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About two years ago, Farmers Insurance Exchange started using virtual reality to train claims adjusters. The technology created, in virtual space, actual conditions that employees face in the field. It proved successful at speeding up employee training, and a more advanced approach is being piloted.
Claims adjusters investigate things like car and water damage. They assess the damage and negotiate claims with customers and businesses, such as auto body repair shops. The initial implementation of Farmers' virtual reality (VR) training focuses on identifying and assessing claims. Its next iteration uses a "virtual human" to help with negotiation skills.
The VR training benefits are straightforward, said Tim Murray, senior vice president and head of claims shared services at Farmers.
In the past, novice claims adjusters learned by traveling with a more experienced adjuster. Knowledge was gained with field experience and time, Murray said.
VR training accelerates that process. It virtualizes the types of problems adjusters tend to encounter. In the VR simulation, the trainee is taken through the investigation process virtually. For a water damage case, the adjuster-in-training uses VR to tag all areas that are water-damaged as well as the source of the leak.
"It would take you years to go through what we're able to do with virtual reality," Murray said.
VR training speeds readiness
VR training does not completely replace field training, but it speeds up an adjuster's readiness, Murray said. It also reduces the travel needed for training adjusters at various offices. As long as adjusters have access to VR training equipment, they can train.
Farmers is so convinced of the usefulness of VR training tools, it is investing in the firm that makes them.
It is using technology from Talespin Reality Labs, Inc., in Los Angeles. In early March, Talespin received $15 million in Series B funding led by Cornerstone OnDemand Inc., a learning tools maker; the funding series included an investment from Farmers.
Talespin's technology includes a conversational avatar, "Barry," that was designed for use in HR. The avatar was programmed to be an employee being terminated by the manager. Barry was challenging and at times difficult in the back-and-forth discussion with the HR manager. It was not a product, but a demonstration of where the technology may go, according to Kyle Jackson, CEO of Talespin.
The intent of virtual human training is to teach things such as leadership bias, performance management techniques, communication practices and customer experience training, Jackson said. Trainees speak to an avatar the way they might speak to a person, and the avatar is designed to respond with a "believable, emotional and relevant reaction," he said.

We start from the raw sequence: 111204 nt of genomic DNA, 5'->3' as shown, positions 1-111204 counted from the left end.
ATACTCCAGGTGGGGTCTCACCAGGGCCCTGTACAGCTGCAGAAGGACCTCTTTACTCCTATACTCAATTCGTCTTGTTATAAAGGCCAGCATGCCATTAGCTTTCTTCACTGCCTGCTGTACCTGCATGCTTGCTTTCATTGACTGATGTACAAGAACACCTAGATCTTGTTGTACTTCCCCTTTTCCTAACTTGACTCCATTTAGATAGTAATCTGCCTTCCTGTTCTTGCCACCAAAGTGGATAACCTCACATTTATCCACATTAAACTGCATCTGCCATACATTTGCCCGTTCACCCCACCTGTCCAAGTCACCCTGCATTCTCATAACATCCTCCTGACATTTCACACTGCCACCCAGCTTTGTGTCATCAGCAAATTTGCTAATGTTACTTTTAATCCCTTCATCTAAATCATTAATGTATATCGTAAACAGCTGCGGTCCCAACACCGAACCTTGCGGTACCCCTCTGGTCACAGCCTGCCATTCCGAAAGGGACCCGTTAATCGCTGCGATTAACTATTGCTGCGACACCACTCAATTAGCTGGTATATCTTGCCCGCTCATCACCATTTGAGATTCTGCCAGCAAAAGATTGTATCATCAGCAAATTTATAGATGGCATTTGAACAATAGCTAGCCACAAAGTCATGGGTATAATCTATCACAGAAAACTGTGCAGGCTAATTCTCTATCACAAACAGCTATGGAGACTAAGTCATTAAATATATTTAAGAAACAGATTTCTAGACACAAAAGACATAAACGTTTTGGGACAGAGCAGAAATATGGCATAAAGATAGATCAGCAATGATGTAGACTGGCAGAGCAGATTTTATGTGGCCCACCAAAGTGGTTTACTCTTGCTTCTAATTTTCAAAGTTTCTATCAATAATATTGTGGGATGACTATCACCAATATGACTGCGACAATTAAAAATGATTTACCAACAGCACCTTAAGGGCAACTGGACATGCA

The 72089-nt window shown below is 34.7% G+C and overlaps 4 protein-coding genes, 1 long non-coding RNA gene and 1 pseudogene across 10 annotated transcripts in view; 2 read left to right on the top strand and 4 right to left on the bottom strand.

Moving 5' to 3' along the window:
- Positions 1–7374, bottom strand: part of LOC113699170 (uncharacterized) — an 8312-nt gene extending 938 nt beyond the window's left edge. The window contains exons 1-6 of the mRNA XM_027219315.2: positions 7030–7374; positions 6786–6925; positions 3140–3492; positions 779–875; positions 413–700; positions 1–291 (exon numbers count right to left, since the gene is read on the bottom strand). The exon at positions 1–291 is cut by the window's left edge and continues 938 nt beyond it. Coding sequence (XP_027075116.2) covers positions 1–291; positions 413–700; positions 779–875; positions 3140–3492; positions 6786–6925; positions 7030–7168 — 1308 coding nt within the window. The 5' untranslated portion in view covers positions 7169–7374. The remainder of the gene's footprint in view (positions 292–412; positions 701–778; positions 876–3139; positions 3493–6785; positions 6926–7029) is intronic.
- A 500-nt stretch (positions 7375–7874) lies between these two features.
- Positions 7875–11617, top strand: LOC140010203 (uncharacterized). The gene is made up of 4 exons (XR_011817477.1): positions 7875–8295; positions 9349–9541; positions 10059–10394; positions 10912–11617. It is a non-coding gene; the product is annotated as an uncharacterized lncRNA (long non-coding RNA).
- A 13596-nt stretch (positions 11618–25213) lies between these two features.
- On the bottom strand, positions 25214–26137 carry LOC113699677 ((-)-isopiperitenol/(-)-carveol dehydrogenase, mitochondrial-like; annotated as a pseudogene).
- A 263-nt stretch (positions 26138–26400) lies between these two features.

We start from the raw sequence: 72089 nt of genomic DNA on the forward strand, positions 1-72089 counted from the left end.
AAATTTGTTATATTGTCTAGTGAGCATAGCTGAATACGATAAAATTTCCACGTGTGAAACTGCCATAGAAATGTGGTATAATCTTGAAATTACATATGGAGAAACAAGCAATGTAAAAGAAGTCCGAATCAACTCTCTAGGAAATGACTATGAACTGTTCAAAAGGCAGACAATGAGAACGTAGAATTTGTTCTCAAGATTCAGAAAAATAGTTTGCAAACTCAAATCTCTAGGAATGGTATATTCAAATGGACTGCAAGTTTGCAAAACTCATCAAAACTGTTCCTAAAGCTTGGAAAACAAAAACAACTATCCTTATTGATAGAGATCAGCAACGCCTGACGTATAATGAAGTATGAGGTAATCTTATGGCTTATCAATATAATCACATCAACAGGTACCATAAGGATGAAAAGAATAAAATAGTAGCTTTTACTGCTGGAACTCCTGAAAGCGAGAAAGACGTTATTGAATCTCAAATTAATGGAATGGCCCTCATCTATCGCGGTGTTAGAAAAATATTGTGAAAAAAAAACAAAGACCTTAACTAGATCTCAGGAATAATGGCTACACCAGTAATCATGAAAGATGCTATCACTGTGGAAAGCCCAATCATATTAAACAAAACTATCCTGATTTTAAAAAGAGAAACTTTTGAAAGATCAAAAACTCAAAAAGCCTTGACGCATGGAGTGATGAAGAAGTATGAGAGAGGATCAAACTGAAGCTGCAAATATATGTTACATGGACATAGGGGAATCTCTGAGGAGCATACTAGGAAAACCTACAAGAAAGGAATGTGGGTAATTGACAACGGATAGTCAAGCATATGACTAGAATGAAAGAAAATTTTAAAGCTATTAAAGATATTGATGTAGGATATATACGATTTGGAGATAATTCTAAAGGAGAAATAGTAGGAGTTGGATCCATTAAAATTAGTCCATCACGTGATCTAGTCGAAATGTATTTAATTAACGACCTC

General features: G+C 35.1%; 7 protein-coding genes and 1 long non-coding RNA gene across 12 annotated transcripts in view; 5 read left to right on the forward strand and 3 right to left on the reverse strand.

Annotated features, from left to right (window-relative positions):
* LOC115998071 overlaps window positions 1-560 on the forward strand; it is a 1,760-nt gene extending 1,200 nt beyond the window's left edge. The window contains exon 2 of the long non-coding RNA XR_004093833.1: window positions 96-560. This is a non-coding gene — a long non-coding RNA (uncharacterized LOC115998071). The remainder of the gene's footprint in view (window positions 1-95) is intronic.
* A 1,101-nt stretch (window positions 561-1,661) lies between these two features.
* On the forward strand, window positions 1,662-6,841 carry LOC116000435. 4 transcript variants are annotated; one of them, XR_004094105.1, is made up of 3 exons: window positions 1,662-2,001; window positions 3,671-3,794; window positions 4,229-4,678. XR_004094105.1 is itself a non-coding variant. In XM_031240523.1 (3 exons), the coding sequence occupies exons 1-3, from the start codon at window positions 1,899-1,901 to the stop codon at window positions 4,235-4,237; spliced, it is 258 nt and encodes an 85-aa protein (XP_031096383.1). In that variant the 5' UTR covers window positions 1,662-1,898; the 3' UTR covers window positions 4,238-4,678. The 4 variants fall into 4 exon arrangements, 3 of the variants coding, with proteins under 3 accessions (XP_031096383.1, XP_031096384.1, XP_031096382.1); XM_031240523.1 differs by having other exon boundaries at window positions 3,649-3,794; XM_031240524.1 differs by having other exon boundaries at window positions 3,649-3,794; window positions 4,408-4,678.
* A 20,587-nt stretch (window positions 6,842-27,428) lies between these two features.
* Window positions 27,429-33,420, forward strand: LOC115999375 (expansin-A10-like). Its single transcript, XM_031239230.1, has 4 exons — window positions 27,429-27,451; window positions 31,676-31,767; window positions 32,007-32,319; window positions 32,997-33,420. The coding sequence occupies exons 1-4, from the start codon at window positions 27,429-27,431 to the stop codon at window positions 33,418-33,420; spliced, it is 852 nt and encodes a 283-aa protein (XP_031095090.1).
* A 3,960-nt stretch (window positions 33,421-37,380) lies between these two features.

Difficult discussion with an avatar
The VR itself can have different preconceived outcomes, Jackson said. Talespin uses machine learning to give the avatar an ability to understand and flexibility in how to respond, he said.
Farmers is piloting the avatar technology. The idea is to put the trainees through "difficult discussions" to improve their negotiating skills, Murray said.
Trainees will practice skills with the avatar such as "active listening, understanding and being empathetic," Murray said. If a trainee makes a mistake, the avatar might get angry, a reaction that the trainee tries to avoid, he said.
"We're preparing people to be more confident and have the ability to provide a better experience for our customers," Murray said.
Brian Kropp, chief of HR research at Gartner, believes that VR training may see wide adoption, especially as third-party companies acquire the capital and scale to build digital learning content. Large firms, such as Walmart, have already built their own VR content.
The investment that Farmers is making in VR technology may speak to its applicability for other insurance firms, but also how VR training develops across industries, Kropp said.
The capability of building VR training for an adjuster recording water leaks, for instance, "is not a core advantage for any insurance company," Kropp said. Meaning, it's a generic process. "But it is a core advantage for all of these technology and learning providers."
Forklifts and trucking VR
VR training is making headway in many different areas. There are startups that provide HVAC-specific VR training or forklift operations. Another area is trucking.
John Smith, director of the Southern State Community College Truck Driving Academy in Wilmington, Ohio, is a former long-time truck driver. He is using VR from Advanced Training Systems LLC to prepare his students for trucking careers.
John SmithDirector, Southern State Community College Truck Driving Academy
Advanced has two approaches: a flat-screen simulation-only training, and a more immersive system that uses a headset. With the simulator, the student sits in a seat with a gear shift and steering and indicators and learns to shift and drive. But the virtual reality with goggles adds a level of realism, Smith said.
"It's just like you are sitting in the cab of a truck," Smith said. As a person looks in different directions, the view through the goggles moves as well. "It's just like you are doing the real thing," he said.
The use of simulators helps students get comfortable with operating an actual truck so that "it doesn't feel strange to you," Smith said.